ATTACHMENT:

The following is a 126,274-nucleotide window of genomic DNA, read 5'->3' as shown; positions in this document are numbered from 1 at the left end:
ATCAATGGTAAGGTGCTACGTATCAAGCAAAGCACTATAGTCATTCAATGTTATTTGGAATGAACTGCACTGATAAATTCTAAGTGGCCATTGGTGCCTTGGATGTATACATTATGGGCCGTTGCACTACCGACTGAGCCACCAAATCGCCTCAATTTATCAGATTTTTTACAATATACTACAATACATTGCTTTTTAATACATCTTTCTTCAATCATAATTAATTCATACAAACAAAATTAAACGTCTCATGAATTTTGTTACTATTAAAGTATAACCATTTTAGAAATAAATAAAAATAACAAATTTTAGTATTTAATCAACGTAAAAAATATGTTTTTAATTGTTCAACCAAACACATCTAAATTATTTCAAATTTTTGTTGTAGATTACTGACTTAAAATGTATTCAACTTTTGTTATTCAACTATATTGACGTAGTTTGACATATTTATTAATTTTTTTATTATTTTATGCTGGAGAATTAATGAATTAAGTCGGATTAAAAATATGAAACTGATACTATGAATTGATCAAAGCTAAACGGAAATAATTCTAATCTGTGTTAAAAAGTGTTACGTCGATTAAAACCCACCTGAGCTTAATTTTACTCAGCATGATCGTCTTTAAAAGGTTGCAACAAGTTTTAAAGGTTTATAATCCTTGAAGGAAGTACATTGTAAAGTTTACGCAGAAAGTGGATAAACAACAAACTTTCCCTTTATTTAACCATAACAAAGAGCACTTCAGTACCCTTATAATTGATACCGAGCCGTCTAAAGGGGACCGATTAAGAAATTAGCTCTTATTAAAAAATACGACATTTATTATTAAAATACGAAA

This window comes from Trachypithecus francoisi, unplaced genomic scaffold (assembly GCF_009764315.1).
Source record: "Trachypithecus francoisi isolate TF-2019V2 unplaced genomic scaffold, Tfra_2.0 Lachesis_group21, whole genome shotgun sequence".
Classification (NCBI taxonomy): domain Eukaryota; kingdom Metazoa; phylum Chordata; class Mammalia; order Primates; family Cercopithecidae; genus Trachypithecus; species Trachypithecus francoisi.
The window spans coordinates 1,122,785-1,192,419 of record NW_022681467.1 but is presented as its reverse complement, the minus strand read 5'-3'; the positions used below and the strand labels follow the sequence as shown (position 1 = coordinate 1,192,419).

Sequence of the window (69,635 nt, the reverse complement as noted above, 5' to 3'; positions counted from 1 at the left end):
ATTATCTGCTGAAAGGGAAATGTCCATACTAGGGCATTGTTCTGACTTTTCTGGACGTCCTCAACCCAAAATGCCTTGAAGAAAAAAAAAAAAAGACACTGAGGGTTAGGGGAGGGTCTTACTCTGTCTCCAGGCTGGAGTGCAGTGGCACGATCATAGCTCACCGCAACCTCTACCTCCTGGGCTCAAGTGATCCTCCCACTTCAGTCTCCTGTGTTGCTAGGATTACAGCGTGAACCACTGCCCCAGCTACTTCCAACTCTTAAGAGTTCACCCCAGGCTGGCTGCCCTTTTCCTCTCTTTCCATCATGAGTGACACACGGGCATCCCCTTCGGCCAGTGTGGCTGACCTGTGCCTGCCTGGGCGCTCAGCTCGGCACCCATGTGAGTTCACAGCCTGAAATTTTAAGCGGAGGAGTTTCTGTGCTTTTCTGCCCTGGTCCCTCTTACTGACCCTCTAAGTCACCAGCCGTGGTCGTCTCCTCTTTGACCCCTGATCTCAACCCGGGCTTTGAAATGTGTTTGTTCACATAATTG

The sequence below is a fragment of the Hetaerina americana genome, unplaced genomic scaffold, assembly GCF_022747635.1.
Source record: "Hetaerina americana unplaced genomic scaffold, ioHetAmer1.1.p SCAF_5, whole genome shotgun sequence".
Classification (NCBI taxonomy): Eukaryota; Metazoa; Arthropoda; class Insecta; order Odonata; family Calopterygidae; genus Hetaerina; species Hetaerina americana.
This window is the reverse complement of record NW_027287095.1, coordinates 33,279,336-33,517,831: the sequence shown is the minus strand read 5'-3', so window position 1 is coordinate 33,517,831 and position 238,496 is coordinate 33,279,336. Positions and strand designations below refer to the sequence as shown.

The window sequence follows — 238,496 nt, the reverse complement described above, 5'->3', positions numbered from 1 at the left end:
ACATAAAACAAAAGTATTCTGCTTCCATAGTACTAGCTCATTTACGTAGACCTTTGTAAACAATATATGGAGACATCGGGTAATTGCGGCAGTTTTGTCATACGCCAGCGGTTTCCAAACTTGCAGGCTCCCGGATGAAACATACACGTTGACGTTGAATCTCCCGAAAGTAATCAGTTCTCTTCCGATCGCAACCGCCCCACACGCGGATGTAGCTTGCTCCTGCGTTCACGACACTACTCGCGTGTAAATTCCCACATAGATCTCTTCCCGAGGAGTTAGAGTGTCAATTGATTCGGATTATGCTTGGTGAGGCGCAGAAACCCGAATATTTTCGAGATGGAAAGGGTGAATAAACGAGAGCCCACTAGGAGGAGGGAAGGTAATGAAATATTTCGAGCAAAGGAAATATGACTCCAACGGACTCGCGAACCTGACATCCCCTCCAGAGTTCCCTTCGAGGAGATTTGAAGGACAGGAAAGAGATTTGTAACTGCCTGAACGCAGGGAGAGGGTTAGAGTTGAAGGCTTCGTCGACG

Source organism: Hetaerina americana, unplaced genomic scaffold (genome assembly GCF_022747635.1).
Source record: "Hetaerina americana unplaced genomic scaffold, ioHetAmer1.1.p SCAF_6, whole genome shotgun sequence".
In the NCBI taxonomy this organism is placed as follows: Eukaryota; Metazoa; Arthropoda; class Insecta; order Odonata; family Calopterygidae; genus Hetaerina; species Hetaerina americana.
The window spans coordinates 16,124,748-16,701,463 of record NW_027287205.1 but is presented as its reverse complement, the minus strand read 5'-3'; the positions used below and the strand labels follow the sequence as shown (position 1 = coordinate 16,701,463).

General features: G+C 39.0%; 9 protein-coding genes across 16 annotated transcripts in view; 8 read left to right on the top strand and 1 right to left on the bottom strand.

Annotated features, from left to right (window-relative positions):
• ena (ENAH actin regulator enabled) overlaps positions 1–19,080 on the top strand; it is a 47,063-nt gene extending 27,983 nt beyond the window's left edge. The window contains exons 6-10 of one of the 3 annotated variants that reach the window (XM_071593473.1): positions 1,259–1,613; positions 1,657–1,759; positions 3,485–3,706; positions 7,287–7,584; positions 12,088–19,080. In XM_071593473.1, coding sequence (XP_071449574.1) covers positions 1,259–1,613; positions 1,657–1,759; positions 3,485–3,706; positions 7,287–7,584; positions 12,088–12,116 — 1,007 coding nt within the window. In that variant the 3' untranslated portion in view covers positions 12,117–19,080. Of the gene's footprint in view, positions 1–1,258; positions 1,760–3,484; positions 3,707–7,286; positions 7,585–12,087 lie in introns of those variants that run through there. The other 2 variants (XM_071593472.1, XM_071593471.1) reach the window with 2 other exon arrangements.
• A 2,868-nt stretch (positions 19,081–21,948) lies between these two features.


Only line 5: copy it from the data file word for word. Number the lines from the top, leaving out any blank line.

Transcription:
Classification (NCBI taxonomy): domain Eukaryota; kingdom Metazoa; phylum Chordata; class Mammalia; order Primates; family Cercopithecidae; genus Trachypithecus; species Trachypithecus francoisi.